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OK, but that's what I was told at credit policy meetings at Lloyds/C&G.

 

that only really looks at the situation from the lender's perspective

 

sale of the property was an acceptable 'repayment vehicle' for some lenders but the MMR is about protecting the consumer

 

 

 

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Interest Only can work for some people, as long as you know what you're doing - not suitable in the long-term for anything like the numbers who took them out.

 

I guess that the recent/ongoing changes to pension rules will have helped quite a few people stumble into an easier method of repaying the capital at the end of the term.

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With Inflation low interest rates will eventually rise around 2016 but they won't rocket to 1980's levels and trap large amounts of people in unaffordable mortgages.

 

 

Half the 'experts' don't know what rates will do, the other half don't know they don't know what rates will do.

 

MMR is a pile of horseschit put together by clueless ill informed twaats who's sole objective is to show how tough they are. People much over 50 are largely f*cked now, regardless of having a sound exit strategy, mortgage affordability calculations are made on a repayment basis on a high default rate until state retirement age so even if interest only is generally available it doesn't fit on affordability. The clients may well be able to derive income from their business without working, or have repayment vehicles or a million quid in equity, they ignore that completely.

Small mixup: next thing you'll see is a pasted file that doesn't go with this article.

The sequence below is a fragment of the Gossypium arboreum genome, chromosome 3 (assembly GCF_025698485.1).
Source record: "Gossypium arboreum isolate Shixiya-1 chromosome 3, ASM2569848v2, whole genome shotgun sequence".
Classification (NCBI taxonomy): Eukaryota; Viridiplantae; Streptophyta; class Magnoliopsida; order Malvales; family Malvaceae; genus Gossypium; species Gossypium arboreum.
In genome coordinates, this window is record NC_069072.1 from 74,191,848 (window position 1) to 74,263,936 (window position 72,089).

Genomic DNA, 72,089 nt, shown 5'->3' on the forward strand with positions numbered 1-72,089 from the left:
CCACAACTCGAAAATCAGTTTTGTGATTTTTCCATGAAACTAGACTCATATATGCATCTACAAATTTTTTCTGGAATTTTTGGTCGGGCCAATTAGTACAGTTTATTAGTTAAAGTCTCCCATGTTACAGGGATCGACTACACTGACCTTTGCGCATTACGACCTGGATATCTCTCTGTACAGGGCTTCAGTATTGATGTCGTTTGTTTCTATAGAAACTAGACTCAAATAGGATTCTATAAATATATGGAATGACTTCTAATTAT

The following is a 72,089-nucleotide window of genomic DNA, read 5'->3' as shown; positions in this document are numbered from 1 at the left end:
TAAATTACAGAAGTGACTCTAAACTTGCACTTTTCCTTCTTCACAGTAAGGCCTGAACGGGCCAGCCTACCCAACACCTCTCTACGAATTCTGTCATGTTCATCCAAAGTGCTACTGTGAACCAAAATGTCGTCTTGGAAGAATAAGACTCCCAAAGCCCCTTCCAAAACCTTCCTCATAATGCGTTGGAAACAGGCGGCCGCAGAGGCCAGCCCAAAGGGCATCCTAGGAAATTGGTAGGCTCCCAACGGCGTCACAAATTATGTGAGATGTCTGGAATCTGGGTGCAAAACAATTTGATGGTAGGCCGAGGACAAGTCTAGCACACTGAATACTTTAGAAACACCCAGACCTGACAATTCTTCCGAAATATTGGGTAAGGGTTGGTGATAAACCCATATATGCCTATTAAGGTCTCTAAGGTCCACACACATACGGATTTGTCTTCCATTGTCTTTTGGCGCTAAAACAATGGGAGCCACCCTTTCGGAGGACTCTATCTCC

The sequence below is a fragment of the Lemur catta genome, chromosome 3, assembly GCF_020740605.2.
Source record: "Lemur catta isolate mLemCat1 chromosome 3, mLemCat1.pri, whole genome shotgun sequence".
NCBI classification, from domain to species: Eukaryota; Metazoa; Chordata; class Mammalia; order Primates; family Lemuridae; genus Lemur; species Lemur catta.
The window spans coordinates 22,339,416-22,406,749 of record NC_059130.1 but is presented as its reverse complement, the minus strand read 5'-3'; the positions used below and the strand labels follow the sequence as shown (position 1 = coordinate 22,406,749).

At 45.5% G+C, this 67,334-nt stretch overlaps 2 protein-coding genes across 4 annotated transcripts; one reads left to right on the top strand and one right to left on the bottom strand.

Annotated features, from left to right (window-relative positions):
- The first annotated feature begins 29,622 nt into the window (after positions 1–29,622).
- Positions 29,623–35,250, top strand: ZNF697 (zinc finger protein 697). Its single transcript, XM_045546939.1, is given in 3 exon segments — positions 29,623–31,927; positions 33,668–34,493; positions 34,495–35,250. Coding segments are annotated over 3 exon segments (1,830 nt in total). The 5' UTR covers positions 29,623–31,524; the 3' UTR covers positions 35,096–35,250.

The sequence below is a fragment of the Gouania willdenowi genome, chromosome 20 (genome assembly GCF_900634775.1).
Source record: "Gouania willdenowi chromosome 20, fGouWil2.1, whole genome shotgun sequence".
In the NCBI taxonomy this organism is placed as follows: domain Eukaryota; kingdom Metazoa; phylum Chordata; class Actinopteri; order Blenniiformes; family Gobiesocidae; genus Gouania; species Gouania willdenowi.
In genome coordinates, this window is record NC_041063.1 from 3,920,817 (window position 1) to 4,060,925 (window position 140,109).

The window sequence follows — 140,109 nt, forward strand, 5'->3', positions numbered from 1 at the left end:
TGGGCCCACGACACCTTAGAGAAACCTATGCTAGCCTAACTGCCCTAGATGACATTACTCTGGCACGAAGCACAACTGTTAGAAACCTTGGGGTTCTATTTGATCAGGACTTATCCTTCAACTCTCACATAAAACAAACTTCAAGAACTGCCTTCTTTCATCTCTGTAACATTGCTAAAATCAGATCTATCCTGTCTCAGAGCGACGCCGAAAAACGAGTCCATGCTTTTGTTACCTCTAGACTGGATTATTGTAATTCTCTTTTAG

Most everything else in this thread is accurate, Cobs has it boxed off.

 

Yeah, I'm pretty certain 'sale of property' is no longer acceptable as a repayment vehicle. Definitely wasn't when I was at LloydsTSB a few years ago.

 

 

It still can be in certain circumstances but the conditions rule out most people.

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I'm just going on what the Bank of England are saying Murphman.

 

 

I realise that and I wasn't having a go, just pointing out things can and do happen that throw the best laid plans into disarray, forecasting future levels of interest rates is what people love to do, they never learn.